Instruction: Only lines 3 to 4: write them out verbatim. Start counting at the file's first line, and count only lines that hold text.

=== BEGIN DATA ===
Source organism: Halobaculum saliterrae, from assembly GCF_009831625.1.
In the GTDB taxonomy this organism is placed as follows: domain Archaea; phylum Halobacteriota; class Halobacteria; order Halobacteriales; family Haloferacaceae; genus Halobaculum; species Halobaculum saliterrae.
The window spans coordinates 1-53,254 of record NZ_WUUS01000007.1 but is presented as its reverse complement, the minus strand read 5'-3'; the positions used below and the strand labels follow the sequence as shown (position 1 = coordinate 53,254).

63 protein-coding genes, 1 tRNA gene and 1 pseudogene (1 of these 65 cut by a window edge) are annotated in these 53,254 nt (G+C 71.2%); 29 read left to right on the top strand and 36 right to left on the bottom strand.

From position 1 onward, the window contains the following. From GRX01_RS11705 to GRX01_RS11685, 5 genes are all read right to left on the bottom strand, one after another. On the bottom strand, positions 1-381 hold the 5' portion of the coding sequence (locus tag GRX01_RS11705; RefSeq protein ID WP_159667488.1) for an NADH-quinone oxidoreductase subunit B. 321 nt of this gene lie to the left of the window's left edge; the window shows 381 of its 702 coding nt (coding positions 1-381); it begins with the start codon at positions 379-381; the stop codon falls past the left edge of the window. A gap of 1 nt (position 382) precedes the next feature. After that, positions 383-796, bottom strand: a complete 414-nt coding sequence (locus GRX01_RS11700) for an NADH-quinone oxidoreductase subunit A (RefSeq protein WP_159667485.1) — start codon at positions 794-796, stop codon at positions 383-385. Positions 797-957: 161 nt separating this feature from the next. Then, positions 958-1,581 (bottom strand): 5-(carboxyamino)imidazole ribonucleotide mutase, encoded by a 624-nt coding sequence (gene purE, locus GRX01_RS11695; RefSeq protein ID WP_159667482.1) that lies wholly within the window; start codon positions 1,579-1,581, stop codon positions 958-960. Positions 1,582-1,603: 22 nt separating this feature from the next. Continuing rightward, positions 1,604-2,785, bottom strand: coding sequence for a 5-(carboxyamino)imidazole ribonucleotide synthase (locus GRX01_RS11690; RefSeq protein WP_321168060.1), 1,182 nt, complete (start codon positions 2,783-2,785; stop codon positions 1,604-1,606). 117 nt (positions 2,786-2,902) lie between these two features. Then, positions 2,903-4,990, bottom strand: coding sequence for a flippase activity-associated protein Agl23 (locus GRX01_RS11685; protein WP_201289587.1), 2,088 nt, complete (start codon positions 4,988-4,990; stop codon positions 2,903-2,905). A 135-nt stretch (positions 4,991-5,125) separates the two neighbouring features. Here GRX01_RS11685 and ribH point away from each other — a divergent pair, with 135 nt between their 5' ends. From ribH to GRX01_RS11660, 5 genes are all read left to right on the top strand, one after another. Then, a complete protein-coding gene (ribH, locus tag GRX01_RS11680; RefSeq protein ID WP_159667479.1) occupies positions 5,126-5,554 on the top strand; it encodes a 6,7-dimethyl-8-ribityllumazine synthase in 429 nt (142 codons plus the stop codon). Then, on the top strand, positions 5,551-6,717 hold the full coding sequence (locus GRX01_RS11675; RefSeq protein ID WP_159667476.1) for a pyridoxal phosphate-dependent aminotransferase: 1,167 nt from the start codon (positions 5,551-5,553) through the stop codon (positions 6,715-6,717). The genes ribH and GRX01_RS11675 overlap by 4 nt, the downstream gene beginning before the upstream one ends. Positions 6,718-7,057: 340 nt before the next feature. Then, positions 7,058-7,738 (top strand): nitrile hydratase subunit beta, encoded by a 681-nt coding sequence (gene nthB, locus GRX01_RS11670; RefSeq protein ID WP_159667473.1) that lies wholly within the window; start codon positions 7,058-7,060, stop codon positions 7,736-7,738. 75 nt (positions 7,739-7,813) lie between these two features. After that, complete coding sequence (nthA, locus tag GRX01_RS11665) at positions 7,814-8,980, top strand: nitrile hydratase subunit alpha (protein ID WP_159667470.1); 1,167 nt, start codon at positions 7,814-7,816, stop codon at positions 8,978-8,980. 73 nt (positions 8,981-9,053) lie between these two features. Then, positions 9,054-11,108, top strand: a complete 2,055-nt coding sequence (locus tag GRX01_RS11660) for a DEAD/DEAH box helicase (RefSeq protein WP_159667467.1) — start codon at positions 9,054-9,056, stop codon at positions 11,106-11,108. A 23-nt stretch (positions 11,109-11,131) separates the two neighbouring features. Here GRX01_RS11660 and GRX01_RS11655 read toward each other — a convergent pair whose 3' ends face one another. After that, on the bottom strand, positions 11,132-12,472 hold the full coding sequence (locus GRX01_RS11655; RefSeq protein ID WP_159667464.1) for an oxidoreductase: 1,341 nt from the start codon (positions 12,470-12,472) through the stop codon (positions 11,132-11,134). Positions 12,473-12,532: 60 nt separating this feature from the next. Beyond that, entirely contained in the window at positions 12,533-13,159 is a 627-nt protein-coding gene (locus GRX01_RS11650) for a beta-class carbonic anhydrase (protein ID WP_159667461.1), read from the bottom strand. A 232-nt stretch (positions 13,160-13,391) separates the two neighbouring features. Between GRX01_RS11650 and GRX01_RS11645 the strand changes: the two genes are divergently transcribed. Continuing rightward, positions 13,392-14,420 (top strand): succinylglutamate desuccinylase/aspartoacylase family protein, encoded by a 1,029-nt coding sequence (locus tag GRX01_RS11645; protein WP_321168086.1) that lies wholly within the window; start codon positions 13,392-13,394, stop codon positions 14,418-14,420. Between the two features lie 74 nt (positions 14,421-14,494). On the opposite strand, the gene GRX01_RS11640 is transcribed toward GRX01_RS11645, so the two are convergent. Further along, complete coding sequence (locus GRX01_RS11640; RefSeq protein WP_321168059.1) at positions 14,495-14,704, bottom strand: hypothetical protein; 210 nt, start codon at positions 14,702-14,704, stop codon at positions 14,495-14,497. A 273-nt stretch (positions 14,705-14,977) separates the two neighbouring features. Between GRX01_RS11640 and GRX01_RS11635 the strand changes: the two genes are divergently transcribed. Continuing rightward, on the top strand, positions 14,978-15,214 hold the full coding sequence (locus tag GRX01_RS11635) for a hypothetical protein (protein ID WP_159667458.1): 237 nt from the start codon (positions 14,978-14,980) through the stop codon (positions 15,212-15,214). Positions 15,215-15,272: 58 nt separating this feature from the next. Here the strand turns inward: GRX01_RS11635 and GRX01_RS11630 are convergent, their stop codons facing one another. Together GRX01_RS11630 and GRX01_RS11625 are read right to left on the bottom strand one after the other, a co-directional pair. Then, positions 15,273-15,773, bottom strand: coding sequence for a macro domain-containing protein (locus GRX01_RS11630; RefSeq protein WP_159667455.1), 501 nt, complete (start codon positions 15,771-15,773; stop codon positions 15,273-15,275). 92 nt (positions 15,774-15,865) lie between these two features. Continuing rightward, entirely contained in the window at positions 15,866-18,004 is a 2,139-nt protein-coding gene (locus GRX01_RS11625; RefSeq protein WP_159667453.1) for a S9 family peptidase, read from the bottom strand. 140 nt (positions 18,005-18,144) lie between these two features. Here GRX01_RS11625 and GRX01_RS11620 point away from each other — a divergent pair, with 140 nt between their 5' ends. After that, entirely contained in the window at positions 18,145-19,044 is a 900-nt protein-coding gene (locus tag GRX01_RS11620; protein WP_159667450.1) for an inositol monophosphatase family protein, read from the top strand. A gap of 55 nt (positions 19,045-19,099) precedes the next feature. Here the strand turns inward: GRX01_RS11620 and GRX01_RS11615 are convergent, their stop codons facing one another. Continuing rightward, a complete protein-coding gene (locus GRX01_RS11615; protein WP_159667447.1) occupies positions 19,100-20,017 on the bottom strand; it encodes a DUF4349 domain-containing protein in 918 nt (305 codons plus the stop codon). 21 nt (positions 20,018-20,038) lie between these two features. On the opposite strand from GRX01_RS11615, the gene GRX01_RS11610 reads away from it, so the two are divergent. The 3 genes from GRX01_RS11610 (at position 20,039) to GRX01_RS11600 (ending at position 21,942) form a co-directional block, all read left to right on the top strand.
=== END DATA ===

The window spans coordinates 1-53,254 of record NZ_WUUS01000007.1 but is presented as its reverse complement, the minus strand read 5'-3'; the positions used below and the strand labels follow the sequence as shown (position 1 = coordinate 53,254).

63 protein-coding genes, 1 tRNA gene and 1 pseudogene (1 of these 65 cut by a window edge) are annotated in these 53,254 nt (G+C 71.2%); 29 read left to right on the top strand and 36 right to left on the bottom strand.